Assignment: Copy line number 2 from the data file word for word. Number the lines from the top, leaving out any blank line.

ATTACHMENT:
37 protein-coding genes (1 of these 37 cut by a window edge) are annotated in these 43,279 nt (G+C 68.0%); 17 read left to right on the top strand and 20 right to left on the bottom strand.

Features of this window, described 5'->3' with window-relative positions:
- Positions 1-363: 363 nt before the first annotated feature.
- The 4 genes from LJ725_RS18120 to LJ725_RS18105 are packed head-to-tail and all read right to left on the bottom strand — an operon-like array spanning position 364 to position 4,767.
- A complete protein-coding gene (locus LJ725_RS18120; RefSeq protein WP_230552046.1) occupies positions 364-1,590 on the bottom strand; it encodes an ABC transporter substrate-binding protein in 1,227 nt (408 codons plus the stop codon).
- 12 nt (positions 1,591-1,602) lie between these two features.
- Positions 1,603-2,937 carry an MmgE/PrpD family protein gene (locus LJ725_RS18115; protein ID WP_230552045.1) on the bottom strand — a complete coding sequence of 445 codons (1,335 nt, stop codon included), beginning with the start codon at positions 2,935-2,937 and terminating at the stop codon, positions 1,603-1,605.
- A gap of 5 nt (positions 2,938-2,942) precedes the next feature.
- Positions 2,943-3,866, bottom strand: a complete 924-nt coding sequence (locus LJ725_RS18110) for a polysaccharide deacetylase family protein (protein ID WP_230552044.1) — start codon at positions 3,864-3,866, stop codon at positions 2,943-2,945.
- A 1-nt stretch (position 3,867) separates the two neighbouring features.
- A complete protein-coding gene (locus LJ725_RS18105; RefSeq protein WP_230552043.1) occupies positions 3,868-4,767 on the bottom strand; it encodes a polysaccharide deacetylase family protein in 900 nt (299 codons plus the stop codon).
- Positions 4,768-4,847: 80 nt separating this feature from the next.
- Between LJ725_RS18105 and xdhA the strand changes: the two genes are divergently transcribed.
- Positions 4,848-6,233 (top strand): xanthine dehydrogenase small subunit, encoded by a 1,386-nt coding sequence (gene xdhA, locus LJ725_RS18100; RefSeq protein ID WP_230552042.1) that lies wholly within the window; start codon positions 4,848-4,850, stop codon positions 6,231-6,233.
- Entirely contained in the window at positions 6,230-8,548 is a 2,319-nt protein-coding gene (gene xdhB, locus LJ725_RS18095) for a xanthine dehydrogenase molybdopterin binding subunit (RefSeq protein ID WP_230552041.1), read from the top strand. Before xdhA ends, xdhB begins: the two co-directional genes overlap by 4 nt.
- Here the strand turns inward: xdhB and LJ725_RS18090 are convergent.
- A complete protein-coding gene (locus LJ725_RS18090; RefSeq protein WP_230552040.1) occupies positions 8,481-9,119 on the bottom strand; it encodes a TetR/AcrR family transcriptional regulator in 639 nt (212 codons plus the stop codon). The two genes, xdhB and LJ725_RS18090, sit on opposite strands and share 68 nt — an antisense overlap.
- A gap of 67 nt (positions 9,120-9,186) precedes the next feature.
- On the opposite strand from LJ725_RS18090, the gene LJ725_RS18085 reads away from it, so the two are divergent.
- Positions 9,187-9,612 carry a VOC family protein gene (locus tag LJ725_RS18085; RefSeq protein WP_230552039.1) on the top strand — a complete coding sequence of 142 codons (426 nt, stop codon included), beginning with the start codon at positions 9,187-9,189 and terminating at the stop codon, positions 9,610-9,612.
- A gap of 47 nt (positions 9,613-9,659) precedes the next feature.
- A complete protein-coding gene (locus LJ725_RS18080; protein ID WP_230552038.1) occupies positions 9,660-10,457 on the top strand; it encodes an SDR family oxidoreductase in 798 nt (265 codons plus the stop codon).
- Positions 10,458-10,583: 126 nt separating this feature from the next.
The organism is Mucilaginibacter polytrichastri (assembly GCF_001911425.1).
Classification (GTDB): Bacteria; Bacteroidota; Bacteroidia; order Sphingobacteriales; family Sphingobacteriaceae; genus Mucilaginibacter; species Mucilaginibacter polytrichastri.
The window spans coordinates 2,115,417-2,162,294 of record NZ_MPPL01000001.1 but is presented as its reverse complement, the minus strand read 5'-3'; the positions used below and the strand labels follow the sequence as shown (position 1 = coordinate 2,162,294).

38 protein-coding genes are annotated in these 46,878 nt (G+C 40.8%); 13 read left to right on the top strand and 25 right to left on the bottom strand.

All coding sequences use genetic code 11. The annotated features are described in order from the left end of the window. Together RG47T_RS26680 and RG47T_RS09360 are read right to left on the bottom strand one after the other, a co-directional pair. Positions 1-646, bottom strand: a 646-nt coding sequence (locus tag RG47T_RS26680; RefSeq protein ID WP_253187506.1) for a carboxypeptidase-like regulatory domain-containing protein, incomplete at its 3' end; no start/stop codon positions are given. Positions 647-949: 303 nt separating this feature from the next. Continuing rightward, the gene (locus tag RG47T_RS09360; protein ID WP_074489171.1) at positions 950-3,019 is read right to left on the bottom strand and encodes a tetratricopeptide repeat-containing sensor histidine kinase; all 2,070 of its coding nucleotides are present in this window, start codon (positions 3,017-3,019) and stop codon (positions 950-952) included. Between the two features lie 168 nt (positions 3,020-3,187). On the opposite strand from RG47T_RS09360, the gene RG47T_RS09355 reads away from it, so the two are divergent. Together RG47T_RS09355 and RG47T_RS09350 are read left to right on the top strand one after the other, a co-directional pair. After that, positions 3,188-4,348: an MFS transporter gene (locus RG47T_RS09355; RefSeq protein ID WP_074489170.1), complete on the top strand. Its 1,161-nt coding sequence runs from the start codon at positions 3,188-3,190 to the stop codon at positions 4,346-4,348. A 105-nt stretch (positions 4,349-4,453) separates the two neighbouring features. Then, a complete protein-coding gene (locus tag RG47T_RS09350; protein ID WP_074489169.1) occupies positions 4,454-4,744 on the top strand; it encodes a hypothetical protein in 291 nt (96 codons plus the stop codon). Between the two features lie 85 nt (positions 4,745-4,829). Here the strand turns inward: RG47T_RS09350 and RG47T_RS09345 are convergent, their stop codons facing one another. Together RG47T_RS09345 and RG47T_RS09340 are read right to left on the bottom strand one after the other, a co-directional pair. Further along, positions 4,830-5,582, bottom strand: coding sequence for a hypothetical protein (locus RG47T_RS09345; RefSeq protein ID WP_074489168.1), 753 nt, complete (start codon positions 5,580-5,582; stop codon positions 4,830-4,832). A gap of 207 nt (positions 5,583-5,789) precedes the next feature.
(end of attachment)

Features of this window, described 5'->3' with window-relative positions: